On Monday 22 October, The Healing Foundation will release a report, titled Looking Where the Light Is: creating and restoring safety and healing, to coincide with Prime Minister Scott Morrison’s apology to victims and survivors of institutional child sexual abuse.
The report details a cultural framework that aims to address the inaction that followed the 1997 Bringing Them Home Report, which outlined 54 recommendations to redress the impact of removal policies and tackle ongoing trauma – most remain unresolved.
With more than 14 per cent of respondents to the Royal Commission coming from Aboriginal and Torres Strait Islander communities, the effects of institutional child sexual abuse are overwhelming.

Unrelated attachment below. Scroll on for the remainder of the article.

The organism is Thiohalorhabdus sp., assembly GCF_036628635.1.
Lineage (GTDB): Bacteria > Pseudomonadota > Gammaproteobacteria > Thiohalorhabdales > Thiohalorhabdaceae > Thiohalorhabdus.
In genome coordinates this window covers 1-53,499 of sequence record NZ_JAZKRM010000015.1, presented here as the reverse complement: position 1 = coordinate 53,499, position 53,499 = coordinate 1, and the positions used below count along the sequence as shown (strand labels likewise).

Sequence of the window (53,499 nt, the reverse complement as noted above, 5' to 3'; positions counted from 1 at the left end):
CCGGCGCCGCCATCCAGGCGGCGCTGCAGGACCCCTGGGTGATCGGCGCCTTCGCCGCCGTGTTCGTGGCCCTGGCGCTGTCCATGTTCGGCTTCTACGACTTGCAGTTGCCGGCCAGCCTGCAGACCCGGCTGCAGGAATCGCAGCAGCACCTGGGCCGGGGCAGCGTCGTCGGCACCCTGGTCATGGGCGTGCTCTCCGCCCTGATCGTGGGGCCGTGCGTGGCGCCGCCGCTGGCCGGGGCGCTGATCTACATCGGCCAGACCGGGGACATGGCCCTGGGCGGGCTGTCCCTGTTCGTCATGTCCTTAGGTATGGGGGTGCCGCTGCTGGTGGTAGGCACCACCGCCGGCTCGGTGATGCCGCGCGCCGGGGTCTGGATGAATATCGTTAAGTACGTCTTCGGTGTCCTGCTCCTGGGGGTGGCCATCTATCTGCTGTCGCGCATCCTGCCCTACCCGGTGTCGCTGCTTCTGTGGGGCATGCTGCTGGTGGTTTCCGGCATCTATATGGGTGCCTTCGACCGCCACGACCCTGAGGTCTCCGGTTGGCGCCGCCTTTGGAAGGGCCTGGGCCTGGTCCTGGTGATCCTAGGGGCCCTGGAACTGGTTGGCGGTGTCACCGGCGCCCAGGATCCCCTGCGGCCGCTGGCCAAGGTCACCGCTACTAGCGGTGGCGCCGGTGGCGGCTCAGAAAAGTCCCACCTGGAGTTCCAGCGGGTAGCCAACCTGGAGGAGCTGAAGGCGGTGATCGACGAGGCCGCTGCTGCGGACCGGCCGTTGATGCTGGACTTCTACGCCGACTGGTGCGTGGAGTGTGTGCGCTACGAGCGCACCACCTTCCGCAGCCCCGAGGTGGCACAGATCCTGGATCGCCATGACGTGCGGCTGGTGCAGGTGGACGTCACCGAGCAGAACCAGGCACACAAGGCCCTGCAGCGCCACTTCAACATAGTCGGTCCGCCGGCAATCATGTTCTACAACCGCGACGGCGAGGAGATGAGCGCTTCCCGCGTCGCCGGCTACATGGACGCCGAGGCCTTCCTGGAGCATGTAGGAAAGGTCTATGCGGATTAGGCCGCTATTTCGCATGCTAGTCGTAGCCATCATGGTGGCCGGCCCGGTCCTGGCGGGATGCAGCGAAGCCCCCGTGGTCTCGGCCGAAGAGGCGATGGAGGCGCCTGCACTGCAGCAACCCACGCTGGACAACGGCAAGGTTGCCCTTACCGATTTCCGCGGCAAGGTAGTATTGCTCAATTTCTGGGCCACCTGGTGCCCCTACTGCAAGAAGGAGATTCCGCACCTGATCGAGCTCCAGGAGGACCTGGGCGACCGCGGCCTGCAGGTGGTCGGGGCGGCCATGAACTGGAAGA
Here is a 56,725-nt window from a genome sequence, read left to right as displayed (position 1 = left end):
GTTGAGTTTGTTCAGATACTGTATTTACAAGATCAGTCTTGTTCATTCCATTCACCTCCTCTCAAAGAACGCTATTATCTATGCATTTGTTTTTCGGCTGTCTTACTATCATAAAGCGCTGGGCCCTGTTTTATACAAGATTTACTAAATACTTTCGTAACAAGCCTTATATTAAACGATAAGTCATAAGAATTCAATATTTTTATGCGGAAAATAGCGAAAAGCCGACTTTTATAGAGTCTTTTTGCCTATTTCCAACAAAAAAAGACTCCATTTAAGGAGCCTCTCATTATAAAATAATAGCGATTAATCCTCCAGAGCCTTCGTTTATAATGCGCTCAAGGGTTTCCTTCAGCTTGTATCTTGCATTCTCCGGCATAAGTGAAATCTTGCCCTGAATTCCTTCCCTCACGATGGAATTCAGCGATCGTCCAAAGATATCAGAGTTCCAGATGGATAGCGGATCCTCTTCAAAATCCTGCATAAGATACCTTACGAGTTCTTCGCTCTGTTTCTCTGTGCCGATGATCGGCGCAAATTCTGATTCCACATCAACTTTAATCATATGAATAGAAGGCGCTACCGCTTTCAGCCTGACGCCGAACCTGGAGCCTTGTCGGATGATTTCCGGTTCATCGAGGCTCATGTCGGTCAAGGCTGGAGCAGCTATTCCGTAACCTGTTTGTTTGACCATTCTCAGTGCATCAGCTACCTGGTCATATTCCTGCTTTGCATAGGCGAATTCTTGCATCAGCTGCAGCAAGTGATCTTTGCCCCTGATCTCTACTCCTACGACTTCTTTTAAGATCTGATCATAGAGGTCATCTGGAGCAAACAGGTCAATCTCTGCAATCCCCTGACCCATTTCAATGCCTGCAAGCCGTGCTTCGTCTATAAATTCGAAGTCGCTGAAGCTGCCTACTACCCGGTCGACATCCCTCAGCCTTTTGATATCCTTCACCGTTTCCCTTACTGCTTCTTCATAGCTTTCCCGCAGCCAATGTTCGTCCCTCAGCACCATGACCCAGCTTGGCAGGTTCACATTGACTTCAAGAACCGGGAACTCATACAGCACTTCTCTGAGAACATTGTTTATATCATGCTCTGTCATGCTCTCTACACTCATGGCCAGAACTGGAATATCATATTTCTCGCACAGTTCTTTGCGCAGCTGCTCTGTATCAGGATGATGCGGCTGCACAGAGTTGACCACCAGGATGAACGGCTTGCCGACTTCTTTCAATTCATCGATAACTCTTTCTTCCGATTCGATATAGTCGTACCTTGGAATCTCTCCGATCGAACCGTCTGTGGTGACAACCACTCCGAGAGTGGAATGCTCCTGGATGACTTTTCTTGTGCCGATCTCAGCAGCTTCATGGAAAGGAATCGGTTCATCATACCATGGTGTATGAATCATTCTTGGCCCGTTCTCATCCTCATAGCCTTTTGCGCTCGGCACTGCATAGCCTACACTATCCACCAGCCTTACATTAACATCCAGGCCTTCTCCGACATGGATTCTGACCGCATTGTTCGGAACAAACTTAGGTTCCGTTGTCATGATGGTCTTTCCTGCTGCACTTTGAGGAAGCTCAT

While an apology is welcome and seen as a good first step, the inaction from the Bringing Them Home report necessitates a direct response.
The Royal Commission made a number of recommendations in relation to advocacy, support and treatment services for survivors, including providing access to tailored treatment and support services for as long as necessary, along with funding Aboriginal and Torres Strait Islander healing approaches as an ongoing, integral part of therapeutic responses.
The way forward is clear. However, it requires long term commitment from governments, the broader Australian community and mainstream organisations, Aboriginal and Torres Strait Islander people, communities and organisations.
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